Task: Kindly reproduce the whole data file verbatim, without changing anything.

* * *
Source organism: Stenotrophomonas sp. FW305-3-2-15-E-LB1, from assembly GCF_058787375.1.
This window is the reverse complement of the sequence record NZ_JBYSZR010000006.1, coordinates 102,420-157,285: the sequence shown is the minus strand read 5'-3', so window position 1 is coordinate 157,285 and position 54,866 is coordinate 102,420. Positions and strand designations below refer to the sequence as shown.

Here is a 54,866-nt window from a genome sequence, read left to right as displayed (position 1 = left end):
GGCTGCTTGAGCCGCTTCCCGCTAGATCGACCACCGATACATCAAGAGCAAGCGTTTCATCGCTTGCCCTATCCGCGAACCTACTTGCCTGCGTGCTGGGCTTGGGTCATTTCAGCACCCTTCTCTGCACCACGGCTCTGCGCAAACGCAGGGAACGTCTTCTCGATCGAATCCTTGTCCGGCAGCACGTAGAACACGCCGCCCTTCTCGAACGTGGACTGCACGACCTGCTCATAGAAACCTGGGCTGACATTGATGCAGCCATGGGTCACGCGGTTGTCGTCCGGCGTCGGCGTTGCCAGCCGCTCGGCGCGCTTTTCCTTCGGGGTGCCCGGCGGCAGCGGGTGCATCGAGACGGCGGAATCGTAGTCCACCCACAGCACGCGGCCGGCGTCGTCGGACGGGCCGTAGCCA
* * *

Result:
Source organism: Stenotrophomonas sp. FW305-3-2-15-E-LB1, from assembly GCF_058787375.1.
This window is the reverse complement of the sequence record NZ_JBYSZR010000006.1, coordinates 102,420-157,285: the sequence shown is the minus strand read 5'-3', so window position 1 is coordinate 157,285 and position 54,866 is coordinate 102,420. Positions and strand designations below refer to the sequence as shown.

Here is a 54,866-nt window from a genome sequence, read left to right as displayed (position 1 = left end):
GGCTGCTTGAGCCGCTTCCCGCTAGATCGACCACCGATACATCAAGAGCAAGCGTTTCATCGCTTGCCCTATCCGCGAACCTACTTGCCTGCGTGCTGGGCTTGGGTCATTTCAGCACCCTTCTCTGCACCACGGCTCTGCGCAAACGCAGGGAACGTCTTCTCGATCGAATCCTTGTCCGGCAGCACGTAGAACACGCCGCCCTTCTCGAACGTGGACTGCACGACCTGCTCATAGAAACCTGGGCTGACATTGATGCAGCCATGGGTCACGCGGTTGTCGTCCGGCGTCGGCGTTGCCAGCCGCTCGGCGCGCTTTTCCTTCGGGGTGCCCGGCGGCAGCGGGTGCATCGAGACGGCGGAATCGTAGTCCACCCACAGCACGCGGCCGGCGTCGTCGGACGGGCCGTAGCCA